Round Table: What do you expect at CES? | webOS Nation
 
 

Round Table: What do you expect at CES?

by Dieter Bohn Mon, 04 Jan 2010 11:58 am EST

We're back with another PreCentral Round Table, where your favorite webOS dorks + one guest prognosticate about, well, something interesting. Today we figured it was time to get on the record about what we're really expecting on January 7th at Palm's CES announcement. Come on in and see what we're thinking and then let us know what you're thinking.

Hopes and dreams will be confirmed, dashed, or ignored completely... after the break! (Updated with one more prediction)

Derek Kessler: Jon Rubinstein is going to step up on stage and talk about everything that Palm has accomplished in the past year. He'll mention how they've managed to expand distribution onto multiple carriers since the Pre launched seven months prior. And then the Pre will launch on Verizon, with Verizon Wireless CEO Lowell McAdam hoping up on stage to extol the virtues of America's largest network. After that, we'll be introduced to the Pre Plus, and maybe the Pixi Plus, both launching on Verizon first, other networks later. I'm not expecting anything more than more memory for the Pre Plus, which makes me wonder why it is being called the "Plus." While that's nice and all, the new hardware isn't going to be the big news. The big news will be Palm's preview of webOS 1.4 (or 1.5 or 2.0 or whatever), which will come complete with built-in Flash support and OpenGL with the GPU and Mojo Messaging System push notifications (betcha forgot about that).

And in the recognition of the importance of apps, we'll get a preview of the new native SDK that goes along with the new version of webOS. And the launch of Palm's unfiltered distribution that Ben Galbraith and Dion Almer showed off last year. And official support for themes. All with acknowledgment of the work done by the awesome homebrew community. Given how little we've heard, apart from the Pre and Pixi on Verizon, I am expecting a surprise, but what exactly to expect I'm quite uncertain as to what we may see.

Craig Lincoln: What a year Palm has had! Palm made good on promises to launch webOS, the Pre in the first half, and the Pixi in the second half. Rubinstein won't say it but the Pre is now well over one million units and on it's way to two million as more international markets open. Palm CEO Jon Rubinstein will proclaim that the app catalog has hit 1,000 apps, no more app limit, and key features they have added to webOS.
 
Then will come the big announcements. Verizon has had it's coverage map war with AT&T for a year but notice they have not had a phone to talk about. Palm will roll out it's "third generation" webOS phone for Verizon with a new Verizon ad campaign. Pixi will be declared to have been the second generation with Verizon announcing a "family" of webOS products (Pre, Pixi, and Pre3). Watch for more "iPhone Killer" talk. Though Adobe Flash is months late, Adobe will announce Flash as a new success. Also watch for a video recording announcement of something much like our homebrew Precorder app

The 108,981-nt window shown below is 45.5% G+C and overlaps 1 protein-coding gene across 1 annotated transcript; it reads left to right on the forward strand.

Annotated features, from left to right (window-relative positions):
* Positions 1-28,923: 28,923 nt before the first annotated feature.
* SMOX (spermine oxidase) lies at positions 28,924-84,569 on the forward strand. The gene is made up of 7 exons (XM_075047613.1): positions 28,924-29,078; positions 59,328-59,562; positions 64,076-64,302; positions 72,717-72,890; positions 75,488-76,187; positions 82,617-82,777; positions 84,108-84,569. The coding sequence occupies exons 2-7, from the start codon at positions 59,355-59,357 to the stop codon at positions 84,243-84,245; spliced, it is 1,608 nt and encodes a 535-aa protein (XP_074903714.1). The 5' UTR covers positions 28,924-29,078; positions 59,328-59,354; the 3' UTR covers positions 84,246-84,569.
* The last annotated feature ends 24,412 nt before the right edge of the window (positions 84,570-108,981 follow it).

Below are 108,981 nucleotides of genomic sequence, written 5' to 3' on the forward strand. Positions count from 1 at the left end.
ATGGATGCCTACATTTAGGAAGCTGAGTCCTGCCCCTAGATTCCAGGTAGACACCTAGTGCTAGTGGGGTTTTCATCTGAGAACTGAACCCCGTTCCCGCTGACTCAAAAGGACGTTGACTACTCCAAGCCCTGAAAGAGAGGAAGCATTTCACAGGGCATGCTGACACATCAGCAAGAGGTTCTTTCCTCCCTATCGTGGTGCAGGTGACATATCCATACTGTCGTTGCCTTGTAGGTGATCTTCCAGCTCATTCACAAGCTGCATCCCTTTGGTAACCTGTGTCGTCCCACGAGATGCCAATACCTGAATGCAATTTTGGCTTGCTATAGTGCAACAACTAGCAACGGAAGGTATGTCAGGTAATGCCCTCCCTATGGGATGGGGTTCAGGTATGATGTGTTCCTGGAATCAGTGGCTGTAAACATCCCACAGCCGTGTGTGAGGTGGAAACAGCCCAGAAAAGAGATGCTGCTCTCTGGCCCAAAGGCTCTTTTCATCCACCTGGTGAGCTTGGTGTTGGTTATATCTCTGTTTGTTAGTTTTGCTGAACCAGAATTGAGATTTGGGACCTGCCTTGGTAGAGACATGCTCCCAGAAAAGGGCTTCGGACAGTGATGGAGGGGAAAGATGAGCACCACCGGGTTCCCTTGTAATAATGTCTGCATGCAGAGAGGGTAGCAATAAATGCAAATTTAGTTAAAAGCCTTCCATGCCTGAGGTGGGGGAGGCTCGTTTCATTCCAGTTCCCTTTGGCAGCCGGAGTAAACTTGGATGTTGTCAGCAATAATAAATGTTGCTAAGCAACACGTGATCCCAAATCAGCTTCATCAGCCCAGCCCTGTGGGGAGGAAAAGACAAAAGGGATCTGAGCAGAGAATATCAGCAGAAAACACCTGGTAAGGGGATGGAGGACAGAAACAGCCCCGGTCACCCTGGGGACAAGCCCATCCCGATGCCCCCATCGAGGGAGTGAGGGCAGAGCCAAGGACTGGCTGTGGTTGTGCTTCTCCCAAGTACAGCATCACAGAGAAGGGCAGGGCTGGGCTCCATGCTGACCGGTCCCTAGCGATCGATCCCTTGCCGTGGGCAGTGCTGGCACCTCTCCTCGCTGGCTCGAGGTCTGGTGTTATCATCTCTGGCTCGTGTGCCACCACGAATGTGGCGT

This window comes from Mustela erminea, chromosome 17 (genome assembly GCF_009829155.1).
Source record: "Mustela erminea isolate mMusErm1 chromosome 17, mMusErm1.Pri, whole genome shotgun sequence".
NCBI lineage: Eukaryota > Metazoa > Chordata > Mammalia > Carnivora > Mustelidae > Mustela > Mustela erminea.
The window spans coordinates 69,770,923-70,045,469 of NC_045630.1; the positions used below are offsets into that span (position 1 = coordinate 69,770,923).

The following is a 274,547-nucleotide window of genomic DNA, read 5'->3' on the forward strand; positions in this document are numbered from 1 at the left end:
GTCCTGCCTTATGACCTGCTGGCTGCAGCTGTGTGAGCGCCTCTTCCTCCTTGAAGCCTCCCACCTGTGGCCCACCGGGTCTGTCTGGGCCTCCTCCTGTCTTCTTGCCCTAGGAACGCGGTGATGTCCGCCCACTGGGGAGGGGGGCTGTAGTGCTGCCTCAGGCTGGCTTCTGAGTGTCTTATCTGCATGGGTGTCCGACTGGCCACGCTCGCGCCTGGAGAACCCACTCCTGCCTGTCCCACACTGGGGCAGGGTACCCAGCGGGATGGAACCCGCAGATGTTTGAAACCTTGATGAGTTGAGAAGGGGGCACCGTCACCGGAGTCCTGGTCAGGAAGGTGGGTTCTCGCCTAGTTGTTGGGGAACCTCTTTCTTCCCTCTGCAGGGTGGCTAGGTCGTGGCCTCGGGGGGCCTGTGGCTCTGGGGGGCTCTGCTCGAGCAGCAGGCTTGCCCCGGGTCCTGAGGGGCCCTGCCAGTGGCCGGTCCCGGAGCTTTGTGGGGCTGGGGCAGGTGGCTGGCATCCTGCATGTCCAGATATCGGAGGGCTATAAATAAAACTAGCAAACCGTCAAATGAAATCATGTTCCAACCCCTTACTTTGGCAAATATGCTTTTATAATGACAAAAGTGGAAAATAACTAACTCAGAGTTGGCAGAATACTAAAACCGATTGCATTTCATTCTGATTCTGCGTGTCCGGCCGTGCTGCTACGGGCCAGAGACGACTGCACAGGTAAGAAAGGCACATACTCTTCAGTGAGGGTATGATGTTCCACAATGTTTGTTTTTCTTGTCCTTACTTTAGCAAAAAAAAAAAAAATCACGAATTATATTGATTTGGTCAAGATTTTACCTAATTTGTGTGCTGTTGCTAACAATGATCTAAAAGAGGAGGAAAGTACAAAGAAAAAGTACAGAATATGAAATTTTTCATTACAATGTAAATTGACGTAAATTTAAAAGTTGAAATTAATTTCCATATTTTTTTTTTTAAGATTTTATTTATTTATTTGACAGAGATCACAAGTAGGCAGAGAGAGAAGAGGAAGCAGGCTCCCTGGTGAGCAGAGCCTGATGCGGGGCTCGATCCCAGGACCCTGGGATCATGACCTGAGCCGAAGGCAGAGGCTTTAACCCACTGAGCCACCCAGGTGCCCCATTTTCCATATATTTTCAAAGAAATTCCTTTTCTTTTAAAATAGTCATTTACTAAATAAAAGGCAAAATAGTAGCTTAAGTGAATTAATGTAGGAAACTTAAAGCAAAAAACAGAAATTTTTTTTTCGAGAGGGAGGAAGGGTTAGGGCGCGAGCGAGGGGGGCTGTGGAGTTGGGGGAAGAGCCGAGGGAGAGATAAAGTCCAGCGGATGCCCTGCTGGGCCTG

Palm's other big announcement will be webOS gaming. WebOS Internals' just got the Doom game working with the Graphics Processor. This points to an OpenGL announcement. Palm will talk up Ares and the Public Developer Program and a give us a taste of the coming explosion of apps, especially games and business apps.
 
With the Apple iSlate launch, Palm will need as big splash at CES. We won't be disappointed.

Phil Nickinson (of WMExperts and Android Central): Jon Rubenstein will stride onto the stage at CES and publicly declare the rebirth of Palm, from the depths (and death) of the Foleo and the time spent in the desert, to the launch of webOS and the Palm Pre. Hopefully we'll see some sales numbers announced, or at least some usage numbers. Palm might not be a company prone to strutting, but maybe they should a little, and publicly.

The announcement we must -- MUST -- hear is that that Pre will soon be available on a carrier other than Sprint. Palm's special relationship with Sprint has hurt almost as much as it's helped. Palm needs to get phones in as many hands as possible, and the clock is ticking, and momentum is being lost. The announcement of a new Palm device (and something other than a slightly tweaked Pre) is unlikely. But given the secrecy surrounding the Pre before it was announced a year ago, I'm not going to bet against it.